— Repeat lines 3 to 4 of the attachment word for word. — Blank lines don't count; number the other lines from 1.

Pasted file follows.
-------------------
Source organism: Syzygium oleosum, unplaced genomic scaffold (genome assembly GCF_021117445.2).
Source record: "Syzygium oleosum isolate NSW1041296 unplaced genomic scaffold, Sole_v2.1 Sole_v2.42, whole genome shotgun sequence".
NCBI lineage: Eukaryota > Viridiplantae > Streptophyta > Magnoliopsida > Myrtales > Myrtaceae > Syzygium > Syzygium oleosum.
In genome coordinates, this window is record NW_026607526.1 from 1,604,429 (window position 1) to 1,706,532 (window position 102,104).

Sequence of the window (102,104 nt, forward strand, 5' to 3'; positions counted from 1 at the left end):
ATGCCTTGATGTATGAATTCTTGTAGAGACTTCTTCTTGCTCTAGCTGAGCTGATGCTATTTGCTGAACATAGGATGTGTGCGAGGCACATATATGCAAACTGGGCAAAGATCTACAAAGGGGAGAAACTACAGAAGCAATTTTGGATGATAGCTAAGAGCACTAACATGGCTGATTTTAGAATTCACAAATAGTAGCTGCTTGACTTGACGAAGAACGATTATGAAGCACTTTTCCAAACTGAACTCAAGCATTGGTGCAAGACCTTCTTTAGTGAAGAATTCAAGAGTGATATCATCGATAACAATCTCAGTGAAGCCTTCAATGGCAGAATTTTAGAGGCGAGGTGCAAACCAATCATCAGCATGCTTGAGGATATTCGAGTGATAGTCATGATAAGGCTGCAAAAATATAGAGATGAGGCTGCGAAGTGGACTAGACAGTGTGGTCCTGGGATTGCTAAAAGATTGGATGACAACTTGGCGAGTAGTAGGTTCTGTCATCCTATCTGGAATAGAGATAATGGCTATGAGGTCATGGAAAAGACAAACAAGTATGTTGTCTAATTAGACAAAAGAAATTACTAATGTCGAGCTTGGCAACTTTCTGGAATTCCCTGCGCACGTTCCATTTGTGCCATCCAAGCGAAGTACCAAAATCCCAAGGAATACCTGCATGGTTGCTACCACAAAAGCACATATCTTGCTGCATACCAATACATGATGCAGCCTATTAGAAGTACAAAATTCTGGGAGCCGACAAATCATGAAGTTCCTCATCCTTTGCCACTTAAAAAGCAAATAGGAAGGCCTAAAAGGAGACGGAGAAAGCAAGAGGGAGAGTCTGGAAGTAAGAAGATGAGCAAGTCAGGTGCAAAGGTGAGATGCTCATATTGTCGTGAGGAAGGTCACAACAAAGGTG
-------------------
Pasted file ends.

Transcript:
NCBI lineage: Eukaryota > Viridiplantae > Streptophyta > Magnoliopsida > Myrtales > Myrtaceae > Syzygium > Syzygium oleosum.
In genome coordinates, this window is record NW_026607526.1 from 1,604,429 (window position 1) to 1,706,532 (window position 102,104).